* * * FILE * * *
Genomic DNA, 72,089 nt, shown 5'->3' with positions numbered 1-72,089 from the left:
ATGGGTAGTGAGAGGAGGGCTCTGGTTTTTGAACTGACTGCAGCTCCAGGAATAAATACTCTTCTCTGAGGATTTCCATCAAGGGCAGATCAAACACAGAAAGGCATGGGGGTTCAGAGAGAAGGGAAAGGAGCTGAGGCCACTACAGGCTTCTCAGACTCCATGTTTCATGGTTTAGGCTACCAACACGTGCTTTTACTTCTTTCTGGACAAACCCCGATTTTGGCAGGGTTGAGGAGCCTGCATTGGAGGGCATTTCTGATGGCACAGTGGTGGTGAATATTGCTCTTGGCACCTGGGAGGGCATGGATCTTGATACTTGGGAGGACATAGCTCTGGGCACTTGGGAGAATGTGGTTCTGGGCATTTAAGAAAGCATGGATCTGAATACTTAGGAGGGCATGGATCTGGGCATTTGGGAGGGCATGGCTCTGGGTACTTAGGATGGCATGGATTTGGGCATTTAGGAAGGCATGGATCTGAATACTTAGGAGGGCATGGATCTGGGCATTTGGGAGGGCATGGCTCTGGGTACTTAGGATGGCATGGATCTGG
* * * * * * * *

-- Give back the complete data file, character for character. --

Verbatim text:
Genomic DNA, 72,089 nt, shown 5'->3' with positions numbered 1-72,089 from the left:
ATGGGTAGTGAGAGGAGGGCTCTGGTTTTTGAACTGACTGCAGCTCCAGGAATAAATACTCTTCTCTGAGGATTTCCATCAAGGGCAGATCAAACACAGAAAGGCATGGGGGTTCAGAGAGAAGGGAAAGGAGCTGAGGCCACTACAGGCTTCTCAGACTCCATGTTTCATGGTTTAGGCTACCAACACGTGCTTTTACTTCTTTCTGGACAAACCCCGATTTTGGCAGGGTTGAGGAGCCTGCATTGGAGGGCATTTCTGATGGCACAGTGGTGGTGAATATTGCTCTTGGCACCTGGGAGGGCATGGATCTTGATACTTGGGAGGACATAGCTCTGGGCACTTGGGAGAATGTGGTTCTGGGCATTTAAGAAAGCATGGATCTGAATACTTAGGAGGGCATGGATCTGGGCATTTGGGAGGGCATGGCTCTGGGTACTTAGGATGGCATGGATTTGGGCATTTAGGAAGGCATGGATCTGAATACTTAGGAGGGCATGGATCTGGGCATTTGGGAGGGCATGGCTCTGGGTACTTAGGATGGCATGGATCTGG